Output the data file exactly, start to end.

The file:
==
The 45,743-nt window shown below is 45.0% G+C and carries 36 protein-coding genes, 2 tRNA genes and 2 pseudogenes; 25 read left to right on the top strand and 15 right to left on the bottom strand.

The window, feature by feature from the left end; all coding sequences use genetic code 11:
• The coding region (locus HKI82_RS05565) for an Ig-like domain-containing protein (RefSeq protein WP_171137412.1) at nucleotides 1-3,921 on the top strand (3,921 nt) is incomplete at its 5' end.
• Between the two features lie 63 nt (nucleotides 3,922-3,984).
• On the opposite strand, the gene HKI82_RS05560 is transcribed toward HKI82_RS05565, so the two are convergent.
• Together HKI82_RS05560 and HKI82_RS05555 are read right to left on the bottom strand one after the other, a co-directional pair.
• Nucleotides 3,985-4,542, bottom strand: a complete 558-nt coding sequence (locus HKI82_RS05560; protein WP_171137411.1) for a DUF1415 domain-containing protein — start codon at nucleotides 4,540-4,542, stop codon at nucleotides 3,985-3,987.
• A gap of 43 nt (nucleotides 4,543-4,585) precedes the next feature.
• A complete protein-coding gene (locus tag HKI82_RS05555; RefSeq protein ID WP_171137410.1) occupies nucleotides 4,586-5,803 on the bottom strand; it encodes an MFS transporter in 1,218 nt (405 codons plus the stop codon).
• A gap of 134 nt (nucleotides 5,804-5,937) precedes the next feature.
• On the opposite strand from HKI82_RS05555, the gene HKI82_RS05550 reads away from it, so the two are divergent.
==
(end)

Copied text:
The 45,743-nt window shown below is 45.0% G+C and carries 36 protein-coding genes, 2 tRNA genes and 2 pseudogenes; 25 read left to right on the top strand and 15 right to left on the bottom strand.

The window, feature by feature from the left end; all coding sequences use genetic code 11:
• The coding region (locus HKI82_RS05565) for an Ig-like domain-containing protein (RefSeq protein WP_171137412.1) at nucleotides 1-3,921 on the top strand (3,921 nt) is incomplete at its 5' end.
• Between the two features lie 63 nt (nucleotides 3,922-3,984).
• On the opposite strand, the gene HKI82_RS05560 is transcribed toward HKI82_RS05565, so the two are convergent.
• Together HKI82_RS05560 and HKI82_RS05555 are read right to left on the bottom strand one after the other, a co-directional pair.
• Nucleotides 3,985-4,542, bottom strand: a complete 558-nt coding sequence (locus HKI82_RS05560; protein WP_171137411.1) for a DUF1415 domain-containing protein — start codon at nucleotides 4,540-4,542, stop codon at nucleotides 3,985-3,987.
• A gap of 43 nt (nucleotides 4,543-4,585) precedes the next feature.
• A complete protein-coding gene (locus tag HKI82_RS05555; RefSeq protein ID WP_171137410.1) occupies nucleotides 4,586-5,803 on the bottom strand; it encodes an MFS transporter in 1,218 nt (405 codons plus the stop codon).
• A gap of 134 nt (nucleotides 5,804-5,937) precedes the next feature.
• On the opposite strand from HKI82_RS05555, the gene HKI82_RS05550 reads away from it, so the two are divergent.